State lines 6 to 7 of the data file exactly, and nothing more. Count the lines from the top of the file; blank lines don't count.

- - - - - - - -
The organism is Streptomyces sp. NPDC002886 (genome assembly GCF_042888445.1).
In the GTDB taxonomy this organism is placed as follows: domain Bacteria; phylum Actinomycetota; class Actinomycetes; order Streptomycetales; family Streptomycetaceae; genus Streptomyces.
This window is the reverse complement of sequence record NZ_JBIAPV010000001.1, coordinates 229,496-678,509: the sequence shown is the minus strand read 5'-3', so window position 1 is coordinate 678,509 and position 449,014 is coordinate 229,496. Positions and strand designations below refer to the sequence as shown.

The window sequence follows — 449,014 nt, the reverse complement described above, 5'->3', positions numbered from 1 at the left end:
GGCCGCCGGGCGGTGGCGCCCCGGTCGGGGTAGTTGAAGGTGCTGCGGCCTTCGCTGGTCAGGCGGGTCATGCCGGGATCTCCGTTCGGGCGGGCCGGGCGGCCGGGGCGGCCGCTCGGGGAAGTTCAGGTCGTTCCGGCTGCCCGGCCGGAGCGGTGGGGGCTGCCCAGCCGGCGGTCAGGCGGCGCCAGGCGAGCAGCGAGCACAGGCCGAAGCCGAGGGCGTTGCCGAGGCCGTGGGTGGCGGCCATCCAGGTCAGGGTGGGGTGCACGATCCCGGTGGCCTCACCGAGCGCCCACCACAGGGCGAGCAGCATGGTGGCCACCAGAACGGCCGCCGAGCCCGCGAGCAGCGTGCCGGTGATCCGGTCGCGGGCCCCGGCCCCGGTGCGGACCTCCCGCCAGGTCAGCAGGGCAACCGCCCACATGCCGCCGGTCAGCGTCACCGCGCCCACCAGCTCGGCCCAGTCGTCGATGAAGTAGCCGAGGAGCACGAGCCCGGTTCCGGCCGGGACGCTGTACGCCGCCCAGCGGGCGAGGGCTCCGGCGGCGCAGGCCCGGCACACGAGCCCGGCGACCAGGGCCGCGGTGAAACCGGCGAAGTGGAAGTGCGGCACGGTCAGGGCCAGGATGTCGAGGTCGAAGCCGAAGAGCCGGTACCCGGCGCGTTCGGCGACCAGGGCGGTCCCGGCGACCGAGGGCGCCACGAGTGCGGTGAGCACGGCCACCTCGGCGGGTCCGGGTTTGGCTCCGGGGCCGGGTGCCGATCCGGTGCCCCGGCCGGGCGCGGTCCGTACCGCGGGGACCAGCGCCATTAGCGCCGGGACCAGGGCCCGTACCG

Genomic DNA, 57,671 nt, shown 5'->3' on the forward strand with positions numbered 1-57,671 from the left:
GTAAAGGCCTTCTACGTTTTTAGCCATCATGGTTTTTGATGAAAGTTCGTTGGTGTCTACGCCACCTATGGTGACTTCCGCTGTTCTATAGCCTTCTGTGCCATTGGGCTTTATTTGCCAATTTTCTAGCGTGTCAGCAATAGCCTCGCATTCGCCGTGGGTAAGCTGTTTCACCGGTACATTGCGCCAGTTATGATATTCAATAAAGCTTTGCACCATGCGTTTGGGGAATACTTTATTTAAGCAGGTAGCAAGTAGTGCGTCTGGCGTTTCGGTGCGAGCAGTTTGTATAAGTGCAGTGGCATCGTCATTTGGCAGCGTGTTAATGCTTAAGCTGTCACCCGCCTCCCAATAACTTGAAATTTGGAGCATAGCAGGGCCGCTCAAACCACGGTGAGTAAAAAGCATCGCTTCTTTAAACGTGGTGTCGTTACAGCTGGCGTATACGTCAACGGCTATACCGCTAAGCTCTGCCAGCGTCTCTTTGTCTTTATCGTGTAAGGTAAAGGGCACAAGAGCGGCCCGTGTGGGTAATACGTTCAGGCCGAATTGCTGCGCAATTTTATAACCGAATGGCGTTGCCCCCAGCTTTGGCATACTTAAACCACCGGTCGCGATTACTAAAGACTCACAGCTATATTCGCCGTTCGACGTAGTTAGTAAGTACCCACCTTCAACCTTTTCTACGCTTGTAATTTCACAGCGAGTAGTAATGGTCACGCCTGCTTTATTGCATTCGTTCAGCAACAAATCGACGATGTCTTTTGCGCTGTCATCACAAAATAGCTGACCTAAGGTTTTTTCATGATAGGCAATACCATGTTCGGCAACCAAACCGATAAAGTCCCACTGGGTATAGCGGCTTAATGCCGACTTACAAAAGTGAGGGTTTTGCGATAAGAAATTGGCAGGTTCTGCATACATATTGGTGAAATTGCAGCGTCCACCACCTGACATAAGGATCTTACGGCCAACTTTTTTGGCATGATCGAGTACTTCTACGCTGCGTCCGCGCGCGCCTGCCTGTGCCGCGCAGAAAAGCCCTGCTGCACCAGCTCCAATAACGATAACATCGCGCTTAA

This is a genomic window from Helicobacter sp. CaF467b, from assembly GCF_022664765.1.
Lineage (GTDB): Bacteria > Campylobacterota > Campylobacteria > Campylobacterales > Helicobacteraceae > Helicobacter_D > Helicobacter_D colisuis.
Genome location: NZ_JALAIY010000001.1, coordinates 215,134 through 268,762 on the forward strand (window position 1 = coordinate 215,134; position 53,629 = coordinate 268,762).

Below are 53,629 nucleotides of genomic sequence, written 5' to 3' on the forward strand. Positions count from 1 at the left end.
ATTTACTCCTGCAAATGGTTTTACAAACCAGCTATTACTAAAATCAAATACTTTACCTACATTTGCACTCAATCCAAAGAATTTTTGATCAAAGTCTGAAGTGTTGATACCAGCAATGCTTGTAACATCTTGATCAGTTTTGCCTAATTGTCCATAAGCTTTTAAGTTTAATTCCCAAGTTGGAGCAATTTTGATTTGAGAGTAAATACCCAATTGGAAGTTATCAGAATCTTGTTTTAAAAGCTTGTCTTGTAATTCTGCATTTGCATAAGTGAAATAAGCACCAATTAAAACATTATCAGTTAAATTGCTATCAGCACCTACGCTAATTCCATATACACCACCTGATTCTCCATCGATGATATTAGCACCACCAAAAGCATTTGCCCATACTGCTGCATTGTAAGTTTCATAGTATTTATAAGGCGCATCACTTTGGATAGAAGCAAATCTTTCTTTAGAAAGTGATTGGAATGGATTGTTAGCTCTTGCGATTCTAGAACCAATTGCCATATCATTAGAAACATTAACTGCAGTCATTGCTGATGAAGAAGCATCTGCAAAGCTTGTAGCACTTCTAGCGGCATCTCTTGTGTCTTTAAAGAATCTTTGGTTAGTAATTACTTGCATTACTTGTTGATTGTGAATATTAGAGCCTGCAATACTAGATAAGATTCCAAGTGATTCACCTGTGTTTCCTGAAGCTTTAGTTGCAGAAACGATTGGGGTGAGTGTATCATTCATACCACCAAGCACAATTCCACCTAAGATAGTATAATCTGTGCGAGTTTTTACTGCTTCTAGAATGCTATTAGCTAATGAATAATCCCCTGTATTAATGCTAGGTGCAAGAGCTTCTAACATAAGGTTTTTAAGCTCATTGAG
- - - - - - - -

Genomic DNA, 57,671 nt, shown 5'->3' on the forward strand with positions numbered 1-57,671 from the left:
GTAAAGGCCTTCTACGTTTTTAGCCATCATGGTTTTTGATGAAAGTTCGTTGGTGTCTACGCCACCTATGGTGACTTCCGCTGTTCTATAGCCTTCTGTGCCATTGGGCTTTATTTGCCAATTTTCTAGCGTGTCAGCAATAGCCTCGCATTCGCCGTGGGTAAGCTGTTTCACCGGTACATTGCGCCAGTTATGATATTCAATAAAGCTTTGCACCATGCGTTTGGGGAATACTTTATTTAAGCAGGTAGCAAGTAGTGCGTCTGGCGTTTCGGTGCGAGCAGTTTGTATAAGTGCAGTGGCATCGTCATTTGGCAGCGTGTTAATGCTTAAGCTGTCACCCGCCTCCCAATAACTTGAAATTTGGAGCATAGCAGGGCCGCTCAAACCACGGTGAGTAAAAAGCATCGCTTCTTTAAACGTGGTGTCGTTACAGCTGGCGTATACGTCAACGGCTATACCGCTAAGCTCTGCCAGCGTCTCTTTGTCTTTATCGTGTAAGGTAAAGGGCACAAGAGCGGCCCGTGTGGGTAATACGTTCAGGCCGAATTGCTGCGCAATTTTATAACCGAATGGCGTTGCCCCCAGCTTTGGCATACTTAAACCACCGGTCGCGATTACTAAAGACTCACAGCTATATTCGCCGTTCGACGTAGTTAGTAAGTACCCACCTTCAACCTTTTCTACGCTTGTAATTTCACAGCGAGTAGTAATGGTCACGCCTGCTTTATTGCATTCGTTCAGCAACAAATCGACGATGTCTTTTGCGCTGTCATCACAAAATAGCTGACCTAAGGTTTTTTCATGATAGGCAATACCATGTTCGGCAACCAAACCGATAAAGTCCCACTGGGTATAGCGGCTTAATGCCGACTTACAAAAGTGAGGGTTTTGCGATAAGAAATTGGCAGGTTCTGCATACATATTGGTGAAATTGCAGCGTCCACCACCTGACATAAGGATCTTACGGCCAACTTTTTTGGCATGATCGAGTACTTCTACGCTGCGTCCGCGCGCGCCTGCCTGTGCCGCGCAGAAAAGCCCTGCTGCACCAGCTCCAATAACGATAACATCGCGCTTAA